Monday, July 11, 2022

A Year Ago, Virgin Galactic Won the Battle

A year ago today, July 11, word was breaking that Sir Richard Branson had "won the battle;" the race to become the first private company to launch civilians on suborbital space flights, carrying Branson himself. The New York Post opened with the Headline, “Richard Branson, on his Virgin Galactic rocket plane, becomes first billionaire to get to space.”  As if that was the important part of the story.

As it happens often enough to be a cliche',  Branson seems to have won the battle and lost the war against business rival Blue Origin.  Jeff Bezos took his first ride nine days later on July 20.  

As Richard Branson went to space, he and his company seemed to be on top of the world.

But it has been a rough ride in the year since. Most crucially, Virgin Galactic's VSS Unity spaceship has yet to fly a single time again, and it may not do so until this winter. In the meantime, Bezos' space tourism company, Blue Origin, has started to regularly fly paying customers into space, higher than Virgin Galactic, on a fully reusable spacecraft. Partly as a result, Virgin Galactic's stock price has crashed, now trading at about $7 a share.

It's not fair to blame the entire drop in Virgin Galactic's stock price from a peak above $50 to that $7 figure on the company's performance in the last year.  Some of that drop is undoubtedly the overall decline in stock prices from the budding recession we're in.  Still, it's worthwhile asking if Virgin Galactic is still a player in the space tourism market and if they can survive.  As it's worthwhile to ask if there's really a market for these space tourism suborbital hops just high enough to be considered being technically in space.  

On the much happier July 11th, Sir Richard is seen floating aboard VSS Unity during the minutes of weightlessness.  Virgin Galactic photo.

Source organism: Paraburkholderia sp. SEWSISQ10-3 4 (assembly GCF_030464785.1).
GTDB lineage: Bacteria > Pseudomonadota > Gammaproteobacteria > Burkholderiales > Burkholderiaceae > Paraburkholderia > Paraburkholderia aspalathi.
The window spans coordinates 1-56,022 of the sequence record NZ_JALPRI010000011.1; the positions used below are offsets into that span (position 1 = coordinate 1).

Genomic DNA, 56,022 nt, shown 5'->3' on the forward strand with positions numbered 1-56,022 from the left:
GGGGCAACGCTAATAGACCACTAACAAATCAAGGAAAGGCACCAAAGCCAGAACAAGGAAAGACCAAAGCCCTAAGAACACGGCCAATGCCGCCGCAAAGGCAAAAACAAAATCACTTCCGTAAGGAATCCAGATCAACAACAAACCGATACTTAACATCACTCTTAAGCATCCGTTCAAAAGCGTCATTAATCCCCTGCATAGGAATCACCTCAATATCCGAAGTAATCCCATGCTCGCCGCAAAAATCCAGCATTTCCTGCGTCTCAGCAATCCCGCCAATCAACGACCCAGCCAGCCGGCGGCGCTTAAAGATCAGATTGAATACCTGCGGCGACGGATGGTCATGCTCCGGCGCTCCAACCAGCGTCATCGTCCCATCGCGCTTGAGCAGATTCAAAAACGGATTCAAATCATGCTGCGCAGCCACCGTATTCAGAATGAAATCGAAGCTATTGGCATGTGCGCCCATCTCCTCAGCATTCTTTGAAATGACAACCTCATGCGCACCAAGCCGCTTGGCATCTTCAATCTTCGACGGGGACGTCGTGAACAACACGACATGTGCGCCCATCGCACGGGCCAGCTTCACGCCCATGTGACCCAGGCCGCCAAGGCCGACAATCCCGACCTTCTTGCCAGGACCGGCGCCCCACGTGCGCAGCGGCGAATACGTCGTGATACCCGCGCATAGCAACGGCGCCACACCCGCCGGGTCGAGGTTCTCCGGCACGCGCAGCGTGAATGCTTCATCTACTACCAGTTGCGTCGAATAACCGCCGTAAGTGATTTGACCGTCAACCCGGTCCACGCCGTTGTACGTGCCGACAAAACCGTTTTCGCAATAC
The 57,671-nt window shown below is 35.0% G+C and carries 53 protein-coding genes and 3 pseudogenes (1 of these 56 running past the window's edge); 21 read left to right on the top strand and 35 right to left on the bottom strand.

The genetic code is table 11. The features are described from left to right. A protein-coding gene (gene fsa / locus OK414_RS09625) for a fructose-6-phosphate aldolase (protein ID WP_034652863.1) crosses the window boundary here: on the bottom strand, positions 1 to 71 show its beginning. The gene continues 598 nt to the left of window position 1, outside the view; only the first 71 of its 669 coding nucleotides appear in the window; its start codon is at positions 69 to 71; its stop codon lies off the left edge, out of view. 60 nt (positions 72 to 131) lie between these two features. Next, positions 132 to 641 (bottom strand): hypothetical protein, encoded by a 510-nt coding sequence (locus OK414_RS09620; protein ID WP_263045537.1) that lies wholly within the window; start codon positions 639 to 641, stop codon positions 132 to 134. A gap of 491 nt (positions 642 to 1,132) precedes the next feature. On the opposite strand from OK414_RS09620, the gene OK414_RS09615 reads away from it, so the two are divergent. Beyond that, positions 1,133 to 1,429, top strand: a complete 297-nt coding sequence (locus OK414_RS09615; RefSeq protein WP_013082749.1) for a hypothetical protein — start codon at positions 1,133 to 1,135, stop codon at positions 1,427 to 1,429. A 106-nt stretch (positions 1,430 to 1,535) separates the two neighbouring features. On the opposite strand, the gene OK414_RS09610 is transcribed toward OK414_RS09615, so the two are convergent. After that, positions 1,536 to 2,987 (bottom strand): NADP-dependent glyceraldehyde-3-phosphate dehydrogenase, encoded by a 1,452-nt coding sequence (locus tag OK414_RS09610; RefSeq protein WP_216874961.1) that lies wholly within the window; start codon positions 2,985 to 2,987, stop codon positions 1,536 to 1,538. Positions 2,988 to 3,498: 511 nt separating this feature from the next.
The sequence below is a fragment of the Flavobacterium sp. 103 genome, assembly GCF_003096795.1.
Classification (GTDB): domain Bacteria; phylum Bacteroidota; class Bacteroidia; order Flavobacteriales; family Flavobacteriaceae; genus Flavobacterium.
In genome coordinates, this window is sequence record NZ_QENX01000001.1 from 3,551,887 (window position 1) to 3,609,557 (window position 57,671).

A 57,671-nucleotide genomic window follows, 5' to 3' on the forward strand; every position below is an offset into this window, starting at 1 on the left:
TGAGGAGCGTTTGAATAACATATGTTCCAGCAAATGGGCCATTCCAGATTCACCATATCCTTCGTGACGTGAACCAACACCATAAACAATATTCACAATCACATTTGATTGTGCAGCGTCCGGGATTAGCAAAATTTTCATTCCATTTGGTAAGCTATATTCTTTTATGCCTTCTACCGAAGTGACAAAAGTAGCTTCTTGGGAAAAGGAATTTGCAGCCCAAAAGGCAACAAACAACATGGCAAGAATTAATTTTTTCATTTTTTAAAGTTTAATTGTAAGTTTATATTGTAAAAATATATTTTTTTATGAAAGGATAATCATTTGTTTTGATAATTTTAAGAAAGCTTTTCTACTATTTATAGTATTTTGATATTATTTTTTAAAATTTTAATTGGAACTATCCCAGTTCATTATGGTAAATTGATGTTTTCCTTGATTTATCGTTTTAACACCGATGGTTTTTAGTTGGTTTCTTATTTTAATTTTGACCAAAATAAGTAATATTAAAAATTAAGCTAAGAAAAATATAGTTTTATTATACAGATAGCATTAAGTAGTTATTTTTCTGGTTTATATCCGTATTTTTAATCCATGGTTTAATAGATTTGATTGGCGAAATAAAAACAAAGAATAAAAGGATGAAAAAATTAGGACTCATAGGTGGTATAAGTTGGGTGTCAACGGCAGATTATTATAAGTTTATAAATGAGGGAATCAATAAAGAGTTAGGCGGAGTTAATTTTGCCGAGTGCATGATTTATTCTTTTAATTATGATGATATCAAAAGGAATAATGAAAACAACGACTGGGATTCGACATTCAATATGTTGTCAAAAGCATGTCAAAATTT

In the days after the flight, the Federal Aviation Administration revealed that Unity  flew outside its designated airspace for 1 minute and 41 seconds after being released by its carrier aircraft.  The FAA grounded the spacecraft until concluding at the end of September that the company needed better procedures and needed to communicate more closely with the FAA during flight operations.  

Ironically, being grounded didn't matter; the ship was simply unable to fly.  At the time of Sir Richard's ride, the company had planned a follow up flight for later in the summer.  It still hasn't flown.  That flight is now scheduled for no earlier than the fourth quarter of 2022.  The company is also claiming that commercial service, flying the hundreds of people who have purchased tickets, will start in the first quarter of 2023.

"They've always over-promised and under-delivered on their flight schedule, so I never expected their promised flight cadence," said Laura Forczyk, a space industry analyst. But the long delay between Branson's flight and a successor mission raises red flags, she said.

"Going a full year without even setting a date for their next flight is not a good sign," she said. "It leads me to conclude there really were serious structural or operational issues with Virgin Galactic's recent flights, despite their denial."

Comparatively, Blue Origin has done much better with several sub-orbital tourist flights since last July - although I don't think I've written about any since William Shatner's flight last October.  Blue has maintained approximately a two month cadence (a launch every other month).  

Eric Berger at Ars Technica has more information on the outlook for Virgin Galactics business than I feel comfortable dedicating page space, too, but it looks grim.  While they have plenty of cash (and equivalents) on hand, over $1 billion, they have a very steep hill to climb.  A company that has managed one launch in a year is looking at a minimum of 150 to 200 launches per year to turn a profit.  At minimum.  Maybe on the order of 400 launches per year.  

The outlook for this sort of space tourism doesn't look materially different.  Nobody knows what a seat really costs for these "Karman Line Hops" but Virgin Galactic sells tickets for $450,000 and Blue Origin, while less open about costs, appears to charge around $1 million.  The era when even upper middle class people can take a joy ride to space doesn't seem to be near.  The one hope at this time is Starship.


  1. "Starship Cruise Lines. Spend a WHOLE WEEK in REAL SPACE for what the other guys charge for a sub-orbital hop!"

  2. Why go past the Harmon Line at half to a million a pop and end up where you left when in a few years you can take a suborbital hop from Houston to Singapore, or even from New York to Hawaii? Go zero-G and go places for the price of a 1st class airfare.

    That right there is how badly everyone else is behind SpaceX.

  3. i have been pinned to the roof of a Cessna Caravan for more than a few seconds, as well as other aircraft. why would I pay more than a jump ticket to do zero G?